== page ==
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CEOs always want to know how the market will react to new strategies and other major decisions. Will a company's shareholders agree with a particular move, or will they fail to understand the motives behind it and punish the stock accordingly? And what can management do to improve the outcome?
Trying to predict stock price movements is necessary, of course. After all, when stock prices fall, the cost of borrowing and of issuing new equity can rise, and falling stock prices can both undercut the confidence of employees and customers and handicap mergers. Unfortunately, however, most of these predictions are no more than rough guesses, because the tools CEOs use to make them are not very accurate. Net present value (NPV) may be useful for estimating the long-term intrinsic value of shares, but it is famously unreliable for predicting their price over the next few quarters. Conversations with sample groups of investors and analysts, conducted by the company or by investment bankers, are no more reliable for gauging market reactions.
But executives can dramatically improve the accuracy of their predictions. By adopting a more systematic, rigorous approach, corporate leaders can learn to understand individual investors as thoroughly as many companies now understand each of their top commercial customers. It is possible to know such customers well because there are only so many of them. Equally, only a finite number of investors really matter when it comes to predicting stock price movements.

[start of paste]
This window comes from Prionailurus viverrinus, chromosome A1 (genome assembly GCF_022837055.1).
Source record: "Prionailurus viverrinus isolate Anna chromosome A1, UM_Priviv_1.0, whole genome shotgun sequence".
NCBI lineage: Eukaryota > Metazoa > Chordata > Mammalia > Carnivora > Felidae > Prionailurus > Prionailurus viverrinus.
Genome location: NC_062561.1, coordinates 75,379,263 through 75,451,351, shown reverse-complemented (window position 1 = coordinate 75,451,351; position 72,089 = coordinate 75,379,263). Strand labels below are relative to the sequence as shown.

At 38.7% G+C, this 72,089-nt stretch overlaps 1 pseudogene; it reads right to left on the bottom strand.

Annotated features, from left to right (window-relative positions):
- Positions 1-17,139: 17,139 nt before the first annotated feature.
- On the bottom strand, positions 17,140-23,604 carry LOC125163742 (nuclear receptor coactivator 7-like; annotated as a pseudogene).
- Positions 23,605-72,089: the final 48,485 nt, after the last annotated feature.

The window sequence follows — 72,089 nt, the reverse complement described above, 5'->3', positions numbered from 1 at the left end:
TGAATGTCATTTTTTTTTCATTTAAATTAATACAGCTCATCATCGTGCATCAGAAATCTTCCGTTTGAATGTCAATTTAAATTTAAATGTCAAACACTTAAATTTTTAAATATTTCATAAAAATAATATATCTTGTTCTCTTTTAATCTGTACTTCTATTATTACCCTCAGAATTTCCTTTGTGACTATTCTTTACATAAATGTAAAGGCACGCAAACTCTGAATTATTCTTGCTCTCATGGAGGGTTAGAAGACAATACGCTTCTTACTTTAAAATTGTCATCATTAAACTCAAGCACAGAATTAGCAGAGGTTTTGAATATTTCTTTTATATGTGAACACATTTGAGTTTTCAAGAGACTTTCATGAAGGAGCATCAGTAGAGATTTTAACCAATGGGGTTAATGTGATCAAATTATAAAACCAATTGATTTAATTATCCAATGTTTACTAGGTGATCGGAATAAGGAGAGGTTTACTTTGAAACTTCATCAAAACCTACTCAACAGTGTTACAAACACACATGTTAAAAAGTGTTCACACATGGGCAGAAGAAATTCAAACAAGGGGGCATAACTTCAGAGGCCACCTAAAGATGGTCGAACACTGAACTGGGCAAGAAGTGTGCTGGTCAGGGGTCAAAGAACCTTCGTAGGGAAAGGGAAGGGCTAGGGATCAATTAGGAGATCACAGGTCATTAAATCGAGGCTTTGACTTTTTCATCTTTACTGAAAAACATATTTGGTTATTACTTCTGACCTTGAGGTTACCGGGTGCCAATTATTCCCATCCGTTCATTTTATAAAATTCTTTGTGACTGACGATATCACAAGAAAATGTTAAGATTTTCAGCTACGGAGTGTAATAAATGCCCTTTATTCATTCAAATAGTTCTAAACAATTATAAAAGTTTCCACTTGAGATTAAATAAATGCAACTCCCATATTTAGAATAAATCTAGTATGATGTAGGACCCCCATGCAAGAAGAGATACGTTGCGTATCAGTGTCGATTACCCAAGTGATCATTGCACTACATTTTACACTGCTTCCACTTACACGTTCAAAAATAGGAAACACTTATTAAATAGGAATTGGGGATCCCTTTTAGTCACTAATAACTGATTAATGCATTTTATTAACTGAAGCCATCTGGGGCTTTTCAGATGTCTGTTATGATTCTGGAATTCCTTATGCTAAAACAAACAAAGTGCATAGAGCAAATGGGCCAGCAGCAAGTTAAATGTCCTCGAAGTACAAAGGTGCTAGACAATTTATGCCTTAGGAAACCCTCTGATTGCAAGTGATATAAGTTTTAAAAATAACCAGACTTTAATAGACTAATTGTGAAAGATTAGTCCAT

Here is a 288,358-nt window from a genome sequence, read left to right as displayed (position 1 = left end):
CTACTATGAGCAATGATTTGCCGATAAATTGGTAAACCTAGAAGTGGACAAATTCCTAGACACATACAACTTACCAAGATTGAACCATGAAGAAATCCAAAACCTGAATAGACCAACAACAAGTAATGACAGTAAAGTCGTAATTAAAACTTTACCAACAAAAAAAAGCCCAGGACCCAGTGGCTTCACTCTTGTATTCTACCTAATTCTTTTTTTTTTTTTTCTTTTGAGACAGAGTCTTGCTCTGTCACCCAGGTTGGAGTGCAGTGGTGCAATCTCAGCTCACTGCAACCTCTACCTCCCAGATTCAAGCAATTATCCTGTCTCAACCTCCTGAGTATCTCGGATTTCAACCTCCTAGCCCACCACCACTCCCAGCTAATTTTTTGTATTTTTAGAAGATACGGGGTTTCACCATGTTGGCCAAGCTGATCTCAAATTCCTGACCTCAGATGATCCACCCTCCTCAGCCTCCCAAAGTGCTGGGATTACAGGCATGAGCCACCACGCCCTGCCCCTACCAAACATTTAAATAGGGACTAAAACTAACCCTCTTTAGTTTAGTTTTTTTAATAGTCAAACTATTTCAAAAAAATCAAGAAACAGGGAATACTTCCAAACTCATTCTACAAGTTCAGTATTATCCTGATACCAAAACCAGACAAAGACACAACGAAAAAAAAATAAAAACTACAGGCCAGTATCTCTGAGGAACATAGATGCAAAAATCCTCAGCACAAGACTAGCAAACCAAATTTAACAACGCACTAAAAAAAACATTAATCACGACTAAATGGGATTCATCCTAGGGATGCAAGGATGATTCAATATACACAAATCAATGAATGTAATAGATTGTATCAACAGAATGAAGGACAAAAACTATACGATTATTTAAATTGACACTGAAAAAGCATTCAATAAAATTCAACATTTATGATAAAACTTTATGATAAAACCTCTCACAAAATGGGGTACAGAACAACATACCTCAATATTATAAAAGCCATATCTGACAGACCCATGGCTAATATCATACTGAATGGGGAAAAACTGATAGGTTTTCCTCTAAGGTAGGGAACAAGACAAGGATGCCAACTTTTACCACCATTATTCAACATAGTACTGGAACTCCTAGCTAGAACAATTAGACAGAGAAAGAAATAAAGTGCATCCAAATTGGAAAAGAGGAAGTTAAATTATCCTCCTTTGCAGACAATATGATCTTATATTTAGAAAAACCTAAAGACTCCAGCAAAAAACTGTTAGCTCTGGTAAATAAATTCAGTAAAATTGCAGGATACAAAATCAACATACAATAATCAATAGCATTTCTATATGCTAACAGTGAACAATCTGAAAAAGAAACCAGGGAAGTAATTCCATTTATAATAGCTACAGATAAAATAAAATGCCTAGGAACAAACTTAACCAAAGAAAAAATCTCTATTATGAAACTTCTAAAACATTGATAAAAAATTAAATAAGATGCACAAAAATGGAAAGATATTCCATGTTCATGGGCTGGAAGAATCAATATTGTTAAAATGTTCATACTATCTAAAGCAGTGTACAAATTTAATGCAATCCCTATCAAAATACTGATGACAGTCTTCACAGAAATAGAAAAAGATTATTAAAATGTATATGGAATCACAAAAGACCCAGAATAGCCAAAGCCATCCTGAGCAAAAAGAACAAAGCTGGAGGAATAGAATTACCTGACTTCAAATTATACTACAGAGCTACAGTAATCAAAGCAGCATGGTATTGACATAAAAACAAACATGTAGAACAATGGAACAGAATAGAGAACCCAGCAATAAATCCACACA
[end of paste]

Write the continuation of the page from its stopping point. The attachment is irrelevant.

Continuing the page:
Every CEO knows that when buyers are more anxious to buy than sellers are to sell, share prices rise--and that they fall when the reverse happens. But fewer CEOs know that not every buyer or seller matters in this equation. Our research on the changing stock prices of more than 50 large US and European listed companies over two years (1) makes it clear that a maximum of only 100 current and potential investors significantly influence the share prices of most large companies. By identifying these critical individual investors and understanding what motivates them, executives can predict how they will react to announcements--and more accurately estimate the direction of stock prices.
Armed with these new and solid insights about how critical investors behave in specific situations, executives can make strategic decisions in a different light. Knowing what makes crucial investors buy, sell, or hold the company's stock allows the CEO to calculate what its share price might be after an announcement and to factor this calculation into their strategic and operating decisions. To head off short-term selling, a company could manage the timing, pace, or sequencing of strategic announcements. It could introduce a new management team before announcing an acquisition. It could also test an important new product in selected markets before the nationwide rollout. How will investors react to a merger announcement and what will the resulting share price mean for a deal? How might a spin-off fare in the market? Does the company need to prepare the market or to consider a carve-out instead?
A CEO even has the choice of forging ahead in the face of adverse predictions, using the …